06 November 2011

Thoughts From A Bus Seat On Economic Inequality

In college, I took a class on Latin America.  Part of our assignment was to create political cartoons about aspects of Latin American history.  When we got to economic inequality in present-day Latin America, I drew a picture of a mansion with a courtyard.  Through the window of the mansion is a dining room with a man and a woman seated at either end of a long, bountiful table.  Outside, the courtyard is packed with people without food.  I meant it to be a sort of pie graph, demonstrating the relative amount of resources (shelter, space, food, etc.) controlled by those inside the mansion versus by those outside in the courtyard.


I had thoughts along similar lines as I looked out the bus window the other day.  I watch a lot of shiny new cars go by--cars with one person in them, with airbags, climate control systems, sound systems, lots of room for groceries.  And on the bus, people pack in side-by-side, holding grocery bags or children on their laps.  There is no safety system--no seatbelts, no child safety seats.  Sometimes people have to stand.  This disparity bothers me.  It seems to suggest that the life of a child in a safety seat in a new car is worth more than that of a child in a stroller or on a lap in the bus.  That's what I am thinking when I look out the bus window.  And I wonder if the child on the lap next to me is thinking that when she looks out the window too.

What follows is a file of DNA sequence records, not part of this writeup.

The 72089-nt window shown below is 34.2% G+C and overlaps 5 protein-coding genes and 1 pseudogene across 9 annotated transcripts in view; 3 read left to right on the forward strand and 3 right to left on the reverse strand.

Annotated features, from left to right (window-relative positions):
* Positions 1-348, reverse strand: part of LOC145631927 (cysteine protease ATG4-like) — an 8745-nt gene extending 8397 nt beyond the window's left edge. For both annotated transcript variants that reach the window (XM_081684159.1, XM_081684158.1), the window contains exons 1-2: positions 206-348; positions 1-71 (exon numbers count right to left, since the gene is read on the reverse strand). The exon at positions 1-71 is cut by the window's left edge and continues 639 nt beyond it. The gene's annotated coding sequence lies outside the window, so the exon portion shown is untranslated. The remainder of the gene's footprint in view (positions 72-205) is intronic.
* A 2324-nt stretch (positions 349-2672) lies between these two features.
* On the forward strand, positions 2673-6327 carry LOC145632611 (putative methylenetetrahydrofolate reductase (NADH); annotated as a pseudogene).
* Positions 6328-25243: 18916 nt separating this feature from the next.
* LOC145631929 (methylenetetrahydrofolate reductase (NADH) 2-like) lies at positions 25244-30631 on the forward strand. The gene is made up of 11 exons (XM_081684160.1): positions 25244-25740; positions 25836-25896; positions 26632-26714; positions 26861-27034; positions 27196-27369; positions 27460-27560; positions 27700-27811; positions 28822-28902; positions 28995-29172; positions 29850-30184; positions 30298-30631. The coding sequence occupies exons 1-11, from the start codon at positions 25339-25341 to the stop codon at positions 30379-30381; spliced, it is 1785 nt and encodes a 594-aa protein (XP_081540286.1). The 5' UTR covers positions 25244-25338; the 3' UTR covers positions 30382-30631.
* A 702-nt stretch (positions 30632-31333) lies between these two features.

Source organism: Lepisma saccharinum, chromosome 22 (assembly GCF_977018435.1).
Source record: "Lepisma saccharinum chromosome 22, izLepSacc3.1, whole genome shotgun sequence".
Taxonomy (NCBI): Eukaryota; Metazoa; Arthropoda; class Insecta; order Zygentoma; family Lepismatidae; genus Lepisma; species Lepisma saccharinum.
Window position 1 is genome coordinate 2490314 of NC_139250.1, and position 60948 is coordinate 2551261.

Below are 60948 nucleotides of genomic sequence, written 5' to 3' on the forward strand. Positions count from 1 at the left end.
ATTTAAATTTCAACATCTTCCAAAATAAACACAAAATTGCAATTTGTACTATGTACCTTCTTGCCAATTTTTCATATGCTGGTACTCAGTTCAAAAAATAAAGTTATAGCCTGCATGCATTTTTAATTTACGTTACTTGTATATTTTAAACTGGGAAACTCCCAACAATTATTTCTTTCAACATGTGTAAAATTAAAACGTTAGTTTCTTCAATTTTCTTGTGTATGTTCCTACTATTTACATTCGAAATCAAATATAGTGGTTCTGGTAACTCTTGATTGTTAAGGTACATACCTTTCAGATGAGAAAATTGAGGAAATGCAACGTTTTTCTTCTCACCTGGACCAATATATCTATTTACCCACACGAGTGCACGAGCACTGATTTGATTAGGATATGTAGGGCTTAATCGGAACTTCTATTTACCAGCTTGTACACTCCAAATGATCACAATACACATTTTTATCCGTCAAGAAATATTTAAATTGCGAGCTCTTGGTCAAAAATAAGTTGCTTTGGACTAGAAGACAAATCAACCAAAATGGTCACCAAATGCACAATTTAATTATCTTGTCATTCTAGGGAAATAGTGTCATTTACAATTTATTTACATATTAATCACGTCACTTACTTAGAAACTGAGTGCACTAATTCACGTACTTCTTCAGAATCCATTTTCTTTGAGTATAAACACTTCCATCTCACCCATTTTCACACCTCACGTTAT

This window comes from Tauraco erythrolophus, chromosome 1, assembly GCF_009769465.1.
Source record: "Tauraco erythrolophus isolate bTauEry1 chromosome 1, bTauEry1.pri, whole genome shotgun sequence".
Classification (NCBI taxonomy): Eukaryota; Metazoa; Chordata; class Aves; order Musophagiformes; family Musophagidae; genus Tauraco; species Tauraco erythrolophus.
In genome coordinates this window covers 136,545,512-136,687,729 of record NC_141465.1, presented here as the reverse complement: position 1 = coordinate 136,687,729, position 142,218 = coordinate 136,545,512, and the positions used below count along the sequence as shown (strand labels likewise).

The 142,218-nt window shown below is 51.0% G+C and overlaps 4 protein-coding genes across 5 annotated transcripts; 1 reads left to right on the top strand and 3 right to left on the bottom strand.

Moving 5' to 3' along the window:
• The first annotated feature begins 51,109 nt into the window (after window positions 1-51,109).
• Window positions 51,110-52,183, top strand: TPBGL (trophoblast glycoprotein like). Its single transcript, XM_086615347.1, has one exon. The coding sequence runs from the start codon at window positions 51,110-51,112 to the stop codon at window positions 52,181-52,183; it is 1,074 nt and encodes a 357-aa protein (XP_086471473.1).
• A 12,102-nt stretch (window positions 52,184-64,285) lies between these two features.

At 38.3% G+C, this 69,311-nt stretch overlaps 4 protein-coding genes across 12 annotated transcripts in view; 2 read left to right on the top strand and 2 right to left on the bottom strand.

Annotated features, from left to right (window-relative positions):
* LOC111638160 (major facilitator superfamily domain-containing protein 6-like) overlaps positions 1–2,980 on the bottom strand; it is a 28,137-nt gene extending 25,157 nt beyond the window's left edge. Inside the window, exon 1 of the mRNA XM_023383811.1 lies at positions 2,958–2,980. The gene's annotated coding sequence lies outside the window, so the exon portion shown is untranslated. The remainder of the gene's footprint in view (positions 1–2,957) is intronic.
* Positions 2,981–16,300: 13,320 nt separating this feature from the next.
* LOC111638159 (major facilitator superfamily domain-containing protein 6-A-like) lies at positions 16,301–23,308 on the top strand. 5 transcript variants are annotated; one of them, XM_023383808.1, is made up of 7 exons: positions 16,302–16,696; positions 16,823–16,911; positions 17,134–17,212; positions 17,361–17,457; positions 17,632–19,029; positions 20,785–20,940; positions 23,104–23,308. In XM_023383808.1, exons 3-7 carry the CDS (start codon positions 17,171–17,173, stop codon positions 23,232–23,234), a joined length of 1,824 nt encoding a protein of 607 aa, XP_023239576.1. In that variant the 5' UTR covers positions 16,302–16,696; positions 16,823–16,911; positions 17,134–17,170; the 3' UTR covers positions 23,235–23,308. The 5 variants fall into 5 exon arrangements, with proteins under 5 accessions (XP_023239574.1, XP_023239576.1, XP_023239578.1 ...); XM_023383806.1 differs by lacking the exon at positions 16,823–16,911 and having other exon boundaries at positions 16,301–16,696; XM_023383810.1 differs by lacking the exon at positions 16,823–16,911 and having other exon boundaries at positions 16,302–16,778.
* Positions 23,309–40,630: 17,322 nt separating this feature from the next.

In my idea of home, money isn't very important.  But I do think the concept of "home" includes an expectation of safety.  I think people need to feel safe in order to feel at home in our communities and in our world.  Children especially should feel safe.

2 comments:

  1. I tend to feel sorry for the kids strapped into the shiny cars... so sheltered from the world around them. But if I have kids, I can't say I wouldn't do the same thing.

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  2. You don't feel sorry for them for being physically safe and economically secure, though. It seems like that's exactly what children should be. If you're talking about some kind of metaphorical shelter, then I agree it might be possible to have too much, although giving children some shelter from the realities of grown-up life makes sense to me. It isn't their turn to carry the problems of the world yet. Otherwise it would seem like we create them to suffer.

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